In his maiden speech in 2008, against the backdrop of the Global Financial Crisis, he railed against the “mantra of individualism” in politics of the 1980s and 1990s, reflecting on how he had seen impacts on families of the “great rolling back of the State” under Rogernomics and National’s following “mother of all Budgets”.
He urged the country to rediscover our “our sense of community spirit and responsibility”.
“We need to move past the notion that our welfare system should be little more than a safety net at the bottom of that ladder.
“It can and it should help people up. I have little time for those who, having climbed that ladder themselves, think it is their right to pull it up behind them.”
As Covid-19 Response Minister, Hipkins was involved in some of the toughest decisions, including the Auckland lockdown, which he later said he regretted had gone on so long.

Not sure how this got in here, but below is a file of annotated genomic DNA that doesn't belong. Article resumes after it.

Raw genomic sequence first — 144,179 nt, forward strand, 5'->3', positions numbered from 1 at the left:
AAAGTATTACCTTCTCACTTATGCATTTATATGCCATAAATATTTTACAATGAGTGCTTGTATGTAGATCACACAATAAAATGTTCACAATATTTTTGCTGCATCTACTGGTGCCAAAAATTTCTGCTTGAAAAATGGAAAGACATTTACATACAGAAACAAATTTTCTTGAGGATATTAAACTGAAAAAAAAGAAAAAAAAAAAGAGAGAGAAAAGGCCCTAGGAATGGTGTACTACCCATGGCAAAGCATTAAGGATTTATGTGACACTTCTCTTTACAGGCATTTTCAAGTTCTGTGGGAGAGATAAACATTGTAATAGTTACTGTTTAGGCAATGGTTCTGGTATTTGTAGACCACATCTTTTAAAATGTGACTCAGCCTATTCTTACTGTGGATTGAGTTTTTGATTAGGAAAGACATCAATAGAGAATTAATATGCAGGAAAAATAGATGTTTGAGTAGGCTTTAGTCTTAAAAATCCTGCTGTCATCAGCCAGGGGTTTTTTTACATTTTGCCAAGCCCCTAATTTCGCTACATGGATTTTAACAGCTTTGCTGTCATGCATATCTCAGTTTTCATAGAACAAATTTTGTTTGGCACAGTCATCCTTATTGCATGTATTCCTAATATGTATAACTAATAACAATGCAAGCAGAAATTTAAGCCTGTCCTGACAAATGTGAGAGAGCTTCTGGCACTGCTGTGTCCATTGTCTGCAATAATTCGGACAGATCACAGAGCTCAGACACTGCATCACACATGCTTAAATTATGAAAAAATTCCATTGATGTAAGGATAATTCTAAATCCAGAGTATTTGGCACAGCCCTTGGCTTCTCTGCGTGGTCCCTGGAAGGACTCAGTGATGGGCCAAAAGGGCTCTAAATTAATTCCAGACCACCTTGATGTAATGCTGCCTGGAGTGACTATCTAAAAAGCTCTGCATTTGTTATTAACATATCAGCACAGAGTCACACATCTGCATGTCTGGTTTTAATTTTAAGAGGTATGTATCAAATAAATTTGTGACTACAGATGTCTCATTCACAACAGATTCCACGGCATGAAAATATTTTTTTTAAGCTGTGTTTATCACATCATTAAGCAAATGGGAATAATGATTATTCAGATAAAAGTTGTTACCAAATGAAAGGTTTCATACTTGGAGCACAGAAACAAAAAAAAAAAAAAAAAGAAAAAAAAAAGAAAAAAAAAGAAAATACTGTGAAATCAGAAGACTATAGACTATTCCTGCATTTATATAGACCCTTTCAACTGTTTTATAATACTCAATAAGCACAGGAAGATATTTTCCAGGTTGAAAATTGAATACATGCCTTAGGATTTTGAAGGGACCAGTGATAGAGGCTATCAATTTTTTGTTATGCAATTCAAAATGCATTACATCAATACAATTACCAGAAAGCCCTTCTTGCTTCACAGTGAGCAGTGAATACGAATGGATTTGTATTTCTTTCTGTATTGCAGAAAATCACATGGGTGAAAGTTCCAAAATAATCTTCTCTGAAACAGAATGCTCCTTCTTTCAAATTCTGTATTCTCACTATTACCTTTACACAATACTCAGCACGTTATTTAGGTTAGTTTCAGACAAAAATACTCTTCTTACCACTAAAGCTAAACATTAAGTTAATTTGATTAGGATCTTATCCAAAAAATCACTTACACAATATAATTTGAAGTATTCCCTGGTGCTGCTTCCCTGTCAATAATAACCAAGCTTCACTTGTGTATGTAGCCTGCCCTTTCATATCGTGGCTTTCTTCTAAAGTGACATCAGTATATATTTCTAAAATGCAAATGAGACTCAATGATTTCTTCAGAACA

Often fronting the country in live updates, the response was a chance for Hipkins to also display his light-hearted personality.
During a press update in Kāpiti at the end of 2021, Hipkins was nearly half an hour late, and his mum, with whom he and his family had been staying, made sure to come out and apologise to the waiting media.
He soon appeared emerging from the bush to address the media, a photo of which later became the subject of many memes online.
Hipkins also became well-known – particularly on social media – for some of his slips of the tongue.
In 2021, he went viral online when he made an unintentional X-rated error, telling Kiwis about how they should socially distance when they “spread their legs”.
“It is a challenge for people in high-density areas to get outside and spread their legs when they are surrounded by other people,” he said, when he clearly meant “stretch their legs”.
Rather than shy away, Hipkins embraced the moment, even acquiring a mug that made fun of his gaffe, adding moments of humour to the otherwise intense Covid-19 press conferences.
Hipkins then followed it up last year with another hilarious comment about “pashing on the dancefloor”.